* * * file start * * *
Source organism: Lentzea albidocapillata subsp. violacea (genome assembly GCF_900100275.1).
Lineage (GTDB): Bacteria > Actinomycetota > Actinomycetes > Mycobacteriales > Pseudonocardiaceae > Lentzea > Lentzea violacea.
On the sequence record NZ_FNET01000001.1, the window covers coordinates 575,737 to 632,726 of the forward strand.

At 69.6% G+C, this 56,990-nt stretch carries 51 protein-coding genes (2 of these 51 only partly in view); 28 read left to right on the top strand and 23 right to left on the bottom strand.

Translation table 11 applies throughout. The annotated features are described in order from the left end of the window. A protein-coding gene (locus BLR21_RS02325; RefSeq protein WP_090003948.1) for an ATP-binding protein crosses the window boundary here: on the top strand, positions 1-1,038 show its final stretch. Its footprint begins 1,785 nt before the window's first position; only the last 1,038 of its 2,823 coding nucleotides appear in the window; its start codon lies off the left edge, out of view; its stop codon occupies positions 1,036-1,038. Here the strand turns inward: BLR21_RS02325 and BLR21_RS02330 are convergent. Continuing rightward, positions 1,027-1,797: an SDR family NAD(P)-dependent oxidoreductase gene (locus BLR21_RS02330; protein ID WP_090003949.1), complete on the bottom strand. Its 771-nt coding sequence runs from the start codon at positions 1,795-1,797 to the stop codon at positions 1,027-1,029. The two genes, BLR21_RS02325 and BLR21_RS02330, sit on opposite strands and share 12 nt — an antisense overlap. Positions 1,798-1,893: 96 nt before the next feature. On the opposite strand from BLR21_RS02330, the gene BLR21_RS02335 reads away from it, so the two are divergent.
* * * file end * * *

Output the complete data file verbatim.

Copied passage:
Source organism: Lentzea albidocapillata subsp. violacea (genome assembly GCF_900100275.1).
Lineage (GTDB): Bacteria > Actinomycetota > Actinomycetes > Mycobacteriales > Pseudonocardiaceae > Lentzea > Lentzea violacea.
On the sequence record NZ_FNET01000001.1, the window covers coordinates 575,737 to 632,726 of the forward strand.

At 69.6% G+C, this 56,990-nt stretch carries 51 protein-coding genes (2 of these 51 only partly in view); 28 read left to right on the top strand and 23 right to left on the bottom strand.

Translation table 11 applies throughout. The annotated features are described in order from the left end of the window. A protein-coding gene (locus BLR21_RS02325; RefSeq protein WP_090003948.1) for an ATP-binding protein crosses the window boundary here: on the top strand, positions 1-1,038 show its final stretch. Its footprint begins 1,785 nt before the window's first position; only the last 1,038 of its 2,823 coding nucleotides appear in the window; its start codon lies off the left edge, out of view; its stop codon occupies positions 1,036-1,038. Here the strand turns inward: BLR21_RS02325 and BLR21_RS02330 are convergent. Continuing rightward, positions 1,027-1,797: an SDR family NAD(P)-dependent oxidoreductase gene (locus BLR21_RS02330; protein ID WP_090003949.1), complete on the bottom strand. Its 771-nt coding sequence runs from the start codon at positions 1,795-1,797 to the stop codon at positions 1,027-1,029. The two genes, BLR21_RS02325 and BLR21_RS02330, sit on opposite strands and share 12 nt — an antisense overlap. Positions 1,798-1,893: 96 nt before the next feature. On the opposite strand from BLR21_RS02330, the gene BLR21_RS02335 reads away from it, so the two are divergent.